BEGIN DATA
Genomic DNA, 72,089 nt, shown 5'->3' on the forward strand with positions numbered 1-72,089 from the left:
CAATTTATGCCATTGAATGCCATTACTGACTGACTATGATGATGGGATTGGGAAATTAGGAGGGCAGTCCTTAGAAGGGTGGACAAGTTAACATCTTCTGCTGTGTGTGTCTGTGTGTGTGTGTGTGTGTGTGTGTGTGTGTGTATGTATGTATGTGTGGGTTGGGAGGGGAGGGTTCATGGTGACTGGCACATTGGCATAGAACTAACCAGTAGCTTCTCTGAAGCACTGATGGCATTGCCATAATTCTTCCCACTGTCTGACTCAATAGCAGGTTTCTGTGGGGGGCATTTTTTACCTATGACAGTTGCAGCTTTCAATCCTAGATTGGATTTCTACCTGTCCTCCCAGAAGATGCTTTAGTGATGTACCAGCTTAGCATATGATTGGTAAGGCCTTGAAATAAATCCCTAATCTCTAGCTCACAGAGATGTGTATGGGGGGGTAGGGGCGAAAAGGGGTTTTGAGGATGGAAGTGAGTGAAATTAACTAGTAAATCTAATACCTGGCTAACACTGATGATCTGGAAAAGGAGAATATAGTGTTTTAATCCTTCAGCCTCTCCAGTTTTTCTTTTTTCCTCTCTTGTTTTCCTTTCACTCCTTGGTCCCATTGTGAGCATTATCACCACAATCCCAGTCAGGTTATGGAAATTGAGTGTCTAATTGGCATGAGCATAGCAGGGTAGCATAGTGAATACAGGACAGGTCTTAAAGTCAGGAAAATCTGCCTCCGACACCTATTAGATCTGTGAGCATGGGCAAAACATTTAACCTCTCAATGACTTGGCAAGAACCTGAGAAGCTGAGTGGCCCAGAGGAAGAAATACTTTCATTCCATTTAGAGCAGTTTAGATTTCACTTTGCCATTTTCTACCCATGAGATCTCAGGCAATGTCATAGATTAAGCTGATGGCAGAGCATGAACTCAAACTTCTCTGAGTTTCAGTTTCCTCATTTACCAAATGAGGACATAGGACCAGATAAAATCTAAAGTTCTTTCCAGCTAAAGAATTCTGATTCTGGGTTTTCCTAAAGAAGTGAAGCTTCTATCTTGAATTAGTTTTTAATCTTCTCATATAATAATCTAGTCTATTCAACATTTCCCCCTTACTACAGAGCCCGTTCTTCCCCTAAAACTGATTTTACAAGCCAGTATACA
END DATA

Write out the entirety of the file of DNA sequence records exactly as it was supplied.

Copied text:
Genomic DNA, 72,089 nt, shown 5'->3' on the forward strand with positions numbered 1-72,089 from the left:
CAATTTATGCCATTGAATGCCATTACTGACTGACTATGATGATGGGATTGGGAAATTAGGAGGGCAGTCCTTAGAAGGGTGGACAAGTTAACATCTTCTGCTGTGTGTGTCTGTGTGTGTGTGTGTGTGTGTGTGTGTGTGTGTATGTATGTATGTGTGGGTTGGGAGGGGAGGGTTCATGGTGACTGGCACATTGGCATAGAACTAACCAGTAGCTTCTCTGAAGCACTGATGGCATTGCCATAATTCTTCCCACTGTCTGACTCAATAGCAGGTTTCTGTGGGGGGCATTTTTTACCTATGACAGTTGCAGCTTTCAATCCTAGATTGGATTTCTACCTGTCCTCCCAGAAGATGCTTTAGTGATGTACCAGCTTAGCATATGATTGGTAAGGCCTTGAAATAAATCCCTAATCTCTAGCTCACAGAGATGTGTATGGGGGGGTAGGGGCGAAAAGGGGTTTTGAGGATGGAAGTGAGTGAAATTAACTAGTAAATCTAATACCTGGCTAACACTGATGATCTGGAAAAGGAGAATATAGTGTTTTAATCCTTCAGCCTCTCCAGTTTTTCTTTTTTCCTCTCTTGTTTTCCTTTCACTCCTTGGTCCCATTGTGAGCATTATCACCACAATCCCAGTCAGGTTATGGAAATTGAGTGTCTAATTGGCATGAGCATAGCAGGGTAGCATAGTGAATACAGGACAGGTCTTAAAGTCAGGAAAATCTGCCTCCGACACCTATTAGATCTGTGAGCATGGGCAAAACATTTAACCTCTCAATGACTTGGCAAGAACCTGAGAAGCTGAGTGGCCCAGAGGAAGAAATACTTTCATTCCATTTAGAGCAGTTTAGATTTCACTTTGCCATTTTCTACCCATGAGATCTCAGGCAATGTCATAGATTAAGCTGATGGCAGAGCATGAACTCAAACTTCTCTGAGTTTCAGTTTCCTCATTTACCAAATGAGGACATAGGACCAGATAAAATCTAAAGTTCTTTCCAGCTAAAGAATTCTGATTCTGGGTTTTCCTAAAGAAGTGAAGCTTCTATCTTGAATTAGTTTTTAATCTTCTCATATAATAATCTAGTCTATTCAACATTTCCCCCTTACTACAGAGCCCGTTCTTCCCCTAAAACTGATTTTACAAGCCAGTATACA